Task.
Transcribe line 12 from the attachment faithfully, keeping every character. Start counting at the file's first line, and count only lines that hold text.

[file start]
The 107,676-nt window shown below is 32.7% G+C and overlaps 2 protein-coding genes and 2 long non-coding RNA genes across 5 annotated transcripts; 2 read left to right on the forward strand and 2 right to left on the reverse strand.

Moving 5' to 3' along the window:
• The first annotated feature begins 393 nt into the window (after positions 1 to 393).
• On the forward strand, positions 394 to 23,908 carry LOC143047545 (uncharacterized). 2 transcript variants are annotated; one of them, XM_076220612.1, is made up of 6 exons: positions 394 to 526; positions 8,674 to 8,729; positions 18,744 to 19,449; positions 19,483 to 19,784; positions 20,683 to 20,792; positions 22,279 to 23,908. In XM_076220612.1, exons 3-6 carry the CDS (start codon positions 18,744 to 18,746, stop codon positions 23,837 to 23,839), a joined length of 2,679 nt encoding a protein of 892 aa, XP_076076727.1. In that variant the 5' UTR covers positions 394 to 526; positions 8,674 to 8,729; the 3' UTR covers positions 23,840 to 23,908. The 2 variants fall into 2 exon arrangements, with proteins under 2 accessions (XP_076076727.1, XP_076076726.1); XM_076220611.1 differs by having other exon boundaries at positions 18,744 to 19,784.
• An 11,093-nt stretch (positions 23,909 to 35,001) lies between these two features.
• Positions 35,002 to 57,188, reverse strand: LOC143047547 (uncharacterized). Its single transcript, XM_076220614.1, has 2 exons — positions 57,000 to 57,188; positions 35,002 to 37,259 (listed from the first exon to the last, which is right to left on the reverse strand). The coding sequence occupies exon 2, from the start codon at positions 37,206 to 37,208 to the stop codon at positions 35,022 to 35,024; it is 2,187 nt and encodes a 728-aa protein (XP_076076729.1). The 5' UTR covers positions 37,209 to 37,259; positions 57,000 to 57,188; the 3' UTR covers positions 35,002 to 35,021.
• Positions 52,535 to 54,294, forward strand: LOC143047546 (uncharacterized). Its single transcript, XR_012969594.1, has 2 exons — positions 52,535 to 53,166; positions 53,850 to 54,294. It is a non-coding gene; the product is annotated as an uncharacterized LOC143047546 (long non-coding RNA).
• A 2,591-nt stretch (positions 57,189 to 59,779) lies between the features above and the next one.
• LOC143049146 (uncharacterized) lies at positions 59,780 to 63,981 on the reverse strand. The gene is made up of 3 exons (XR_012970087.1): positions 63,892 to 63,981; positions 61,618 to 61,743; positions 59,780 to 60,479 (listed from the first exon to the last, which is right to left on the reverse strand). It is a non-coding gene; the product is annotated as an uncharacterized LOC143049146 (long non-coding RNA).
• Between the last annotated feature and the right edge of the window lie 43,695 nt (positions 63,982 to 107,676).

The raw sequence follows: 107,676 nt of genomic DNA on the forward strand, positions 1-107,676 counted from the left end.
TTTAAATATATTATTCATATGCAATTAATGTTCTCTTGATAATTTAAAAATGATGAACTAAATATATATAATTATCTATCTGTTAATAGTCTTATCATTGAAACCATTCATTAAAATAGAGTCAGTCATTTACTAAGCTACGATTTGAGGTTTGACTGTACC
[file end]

TTTAAATATATTATTCATATGCAATTAATGTTCTCTTGATAATTTAAAAATGATGAACTAAATATATATAATTATCTATCTGTTAATAGTCTTATCATTGAAACCATTCATTAAAATAGAGTCAGTCATTTACTAAGCTACGATTTGAGGTTTGACTGTACC